Appearing at a memorial rally in June in Semey, formerly Semipalatinsk, Nazarbayev said the long-term effects of the nuclear explosions on the 18,000 square kilometer site -- which released energy 2,500 times that of the bomb dropped on Hiroshima -- are still unknown. The Peace Mission 2009 rally was held ahead of the 20th anniversary of the moratorium at Semipalatinsk, where the last test took place on October 19, 1989.
Speaking after laying flowers at a towering monument depicting an exploding mushroom cloud, Nazarbayev called for August 29 to become a global day of awareness about hazards connected with the production and use of weapons of mass destruction. "The drama of the test site is the drama of Kazakh land," he told the crowd of 25,000. "The trauma borne by our ecology is so serious that centuries will be required to restore it."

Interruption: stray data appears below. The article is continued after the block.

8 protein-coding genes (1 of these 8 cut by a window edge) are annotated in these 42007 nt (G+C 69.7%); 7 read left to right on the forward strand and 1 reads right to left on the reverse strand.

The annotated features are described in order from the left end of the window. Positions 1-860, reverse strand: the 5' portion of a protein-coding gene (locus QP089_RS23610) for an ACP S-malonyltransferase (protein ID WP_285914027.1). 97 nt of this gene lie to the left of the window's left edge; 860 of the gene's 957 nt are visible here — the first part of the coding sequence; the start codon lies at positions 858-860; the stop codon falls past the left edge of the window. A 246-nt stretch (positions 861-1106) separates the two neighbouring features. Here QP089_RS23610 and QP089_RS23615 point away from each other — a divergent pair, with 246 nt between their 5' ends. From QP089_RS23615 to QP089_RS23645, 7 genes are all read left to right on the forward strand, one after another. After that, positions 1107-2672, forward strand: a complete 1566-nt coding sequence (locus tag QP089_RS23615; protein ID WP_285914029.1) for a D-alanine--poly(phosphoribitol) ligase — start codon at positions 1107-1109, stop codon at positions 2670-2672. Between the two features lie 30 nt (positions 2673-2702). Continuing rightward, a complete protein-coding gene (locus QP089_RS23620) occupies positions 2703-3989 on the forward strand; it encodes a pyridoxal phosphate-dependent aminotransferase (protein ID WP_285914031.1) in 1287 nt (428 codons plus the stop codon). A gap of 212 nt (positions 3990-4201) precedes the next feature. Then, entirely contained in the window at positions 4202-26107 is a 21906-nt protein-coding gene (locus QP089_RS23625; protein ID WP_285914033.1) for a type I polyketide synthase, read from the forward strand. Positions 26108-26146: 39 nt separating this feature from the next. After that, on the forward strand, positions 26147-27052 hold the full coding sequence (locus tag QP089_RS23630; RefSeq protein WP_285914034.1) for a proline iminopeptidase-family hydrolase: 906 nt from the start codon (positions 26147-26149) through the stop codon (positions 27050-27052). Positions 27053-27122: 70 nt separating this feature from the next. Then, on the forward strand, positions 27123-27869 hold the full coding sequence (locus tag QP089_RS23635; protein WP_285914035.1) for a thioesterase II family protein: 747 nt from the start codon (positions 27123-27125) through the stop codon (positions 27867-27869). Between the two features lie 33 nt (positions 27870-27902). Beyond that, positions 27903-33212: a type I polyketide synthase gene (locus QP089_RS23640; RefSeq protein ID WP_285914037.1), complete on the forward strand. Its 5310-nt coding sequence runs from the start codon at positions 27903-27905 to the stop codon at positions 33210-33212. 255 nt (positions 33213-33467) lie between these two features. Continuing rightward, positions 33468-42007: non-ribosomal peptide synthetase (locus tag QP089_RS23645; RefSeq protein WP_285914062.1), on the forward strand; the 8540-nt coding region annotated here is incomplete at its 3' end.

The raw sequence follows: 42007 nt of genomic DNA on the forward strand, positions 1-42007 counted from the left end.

At least a million people were subjected to the effects of "nuclear insanity," Nazarbayev added, and 300,000 square kilometers of land are affected. "A ninth of Kazakhstan's territory, comparable with the territory of Germany, was turned into a toxic wasteland, crippled by hundreds of nuclear explosions," he said.
According to a 2008 study by the National Nuclear Center's (NNC) Institute for Radiation Safety and Ecology, up to 80 percent of the land is salvageable. The institute studied 600 inhabited settlements around the site and found contamination levels close to "normal global fallouts," posing virtually no threat to local people. The International Atomic Energy Agency backs those findings: three missions in the 1990s found that "most of the area has little or no residual radioactivity directly attributed to nuclear tests."